“Our voters would rather stay home than vote for half a loaf of bread,” says Bill Stephens, the executive director of the Christian Coalition of Florida. “They either want the whole loaf, or they’ll wait for next time.”
Others, like the Family Research Council’s Tony Perkins, are raising the possibility of a third party candidate.
As a result, the Republican candidates are falling all over themselves to prove how pro‐life and anti‐gay they are. Mitt Romney changed almost every position he ever had. John McCain discovered he was really a Baptist. Even Rudy Giuliani begs religious conservatives not to “fear” him, and seeks out Pat Robertson’s endorsement.
There is no doubt that religious conservatives are an important part of the Republican coalition. Yet the media, and more importantly, the candidates, seem curiously unconcerned with another discontented part of that coalition: economic, small‐government conservatives.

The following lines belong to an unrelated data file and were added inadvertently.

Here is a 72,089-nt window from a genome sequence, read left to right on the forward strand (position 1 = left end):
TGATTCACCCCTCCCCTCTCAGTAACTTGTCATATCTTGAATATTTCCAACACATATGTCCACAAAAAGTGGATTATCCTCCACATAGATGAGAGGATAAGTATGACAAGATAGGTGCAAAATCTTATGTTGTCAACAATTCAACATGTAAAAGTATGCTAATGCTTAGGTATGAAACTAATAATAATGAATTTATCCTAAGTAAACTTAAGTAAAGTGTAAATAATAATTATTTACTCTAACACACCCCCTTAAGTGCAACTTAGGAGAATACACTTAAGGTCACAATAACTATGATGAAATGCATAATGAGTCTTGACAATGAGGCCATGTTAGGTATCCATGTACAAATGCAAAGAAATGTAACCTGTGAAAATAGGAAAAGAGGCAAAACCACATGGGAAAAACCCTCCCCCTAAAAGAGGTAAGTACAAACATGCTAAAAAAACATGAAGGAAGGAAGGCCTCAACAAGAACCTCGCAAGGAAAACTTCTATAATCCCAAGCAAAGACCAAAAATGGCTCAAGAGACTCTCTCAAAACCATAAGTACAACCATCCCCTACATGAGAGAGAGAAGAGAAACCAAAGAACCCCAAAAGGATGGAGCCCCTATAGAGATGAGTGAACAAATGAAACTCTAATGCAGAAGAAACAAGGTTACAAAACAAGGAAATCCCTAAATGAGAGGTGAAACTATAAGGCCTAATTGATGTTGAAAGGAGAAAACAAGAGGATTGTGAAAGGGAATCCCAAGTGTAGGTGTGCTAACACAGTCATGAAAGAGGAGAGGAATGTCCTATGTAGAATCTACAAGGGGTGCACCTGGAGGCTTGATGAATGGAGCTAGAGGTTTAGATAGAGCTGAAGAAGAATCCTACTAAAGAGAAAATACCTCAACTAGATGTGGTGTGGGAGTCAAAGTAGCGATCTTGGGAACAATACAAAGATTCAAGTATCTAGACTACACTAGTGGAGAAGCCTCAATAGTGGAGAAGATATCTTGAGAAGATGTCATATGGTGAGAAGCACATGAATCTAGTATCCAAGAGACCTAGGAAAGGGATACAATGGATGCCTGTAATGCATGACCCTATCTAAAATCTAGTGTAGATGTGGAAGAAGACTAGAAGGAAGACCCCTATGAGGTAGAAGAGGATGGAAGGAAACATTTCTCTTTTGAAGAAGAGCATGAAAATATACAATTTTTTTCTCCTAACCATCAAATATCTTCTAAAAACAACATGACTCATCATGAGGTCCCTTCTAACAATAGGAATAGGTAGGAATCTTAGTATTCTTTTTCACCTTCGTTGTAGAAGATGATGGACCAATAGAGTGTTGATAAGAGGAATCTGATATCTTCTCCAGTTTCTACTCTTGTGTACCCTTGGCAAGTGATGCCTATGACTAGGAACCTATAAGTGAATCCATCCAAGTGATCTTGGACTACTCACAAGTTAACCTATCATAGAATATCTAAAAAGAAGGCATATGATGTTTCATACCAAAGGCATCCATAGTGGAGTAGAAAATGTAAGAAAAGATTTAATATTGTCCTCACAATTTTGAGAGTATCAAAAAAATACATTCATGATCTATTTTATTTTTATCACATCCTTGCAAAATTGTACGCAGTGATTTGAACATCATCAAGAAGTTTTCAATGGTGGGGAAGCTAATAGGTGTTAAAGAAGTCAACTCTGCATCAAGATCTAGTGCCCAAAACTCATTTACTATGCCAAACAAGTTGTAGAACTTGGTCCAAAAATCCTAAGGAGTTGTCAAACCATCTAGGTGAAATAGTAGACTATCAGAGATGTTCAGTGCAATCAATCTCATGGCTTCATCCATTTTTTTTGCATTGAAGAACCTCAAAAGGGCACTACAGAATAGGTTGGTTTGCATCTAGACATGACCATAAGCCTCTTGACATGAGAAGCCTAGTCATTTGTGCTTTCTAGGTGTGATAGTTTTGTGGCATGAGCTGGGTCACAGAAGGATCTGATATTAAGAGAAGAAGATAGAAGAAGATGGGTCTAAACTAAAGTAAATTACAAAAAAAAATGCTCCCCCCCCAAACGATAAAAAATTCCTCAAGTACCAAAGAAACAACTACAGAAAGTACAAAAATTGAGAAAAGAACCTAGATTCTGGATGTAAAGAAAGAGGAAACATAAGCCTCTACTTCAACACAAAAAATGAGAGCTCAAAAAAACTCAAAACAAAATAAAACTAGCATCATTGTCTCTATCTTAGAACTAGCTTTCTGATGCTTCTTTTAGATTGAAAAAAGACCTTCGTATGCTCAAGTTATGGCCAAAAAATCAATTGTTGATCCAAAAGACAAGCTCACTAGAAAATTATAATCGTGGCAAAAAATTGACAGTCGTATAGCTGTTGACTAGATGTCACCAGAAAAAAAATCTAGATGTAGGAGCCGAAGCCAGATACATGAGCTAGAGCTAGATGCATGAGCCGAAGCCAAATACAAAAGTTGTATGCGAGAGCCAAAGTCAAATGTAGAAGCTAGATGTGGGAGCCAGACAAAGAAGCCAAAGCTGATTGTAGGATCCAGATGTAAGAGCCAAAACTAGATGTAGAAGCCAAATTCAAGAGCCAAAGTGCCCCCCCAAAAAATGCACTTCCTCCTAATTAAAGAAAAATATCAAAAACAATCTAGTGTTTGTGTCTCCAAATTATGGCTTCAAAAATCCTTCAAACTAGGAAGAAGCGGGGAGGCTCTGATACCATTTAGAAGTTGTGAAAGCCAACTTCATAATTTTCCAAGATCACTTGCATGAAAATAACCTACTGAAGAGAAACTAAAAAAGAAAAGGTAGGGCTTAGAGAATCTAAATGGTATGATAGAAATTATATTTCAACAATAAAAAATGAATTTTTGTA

Yet it was the Republicans’ big‐spending, big‐government ways that helped ensure their defeat in the 2006 midterm elections. It wasn’t evangelical Christians or so‐called “values voters” who deserted Republicans. Roughly 70 percent of white evangelicals and born‐again Christians voted Republican in 2006, just a fraction less than in 2004.
It was suburbanites, independents, and others who were fed up not just with the war and corruption, but also with the Republican drift toward big‐government who stayed home, or even voted Democratic, on election day 2006. That night, more than 65 percent of voters told a pollster they believed that “The Republicans used to be the party of economic growth, fiscal discipline, and limited government, but in recent years, too many Republicans in Washington have become just like the big spenders they used to oppose.”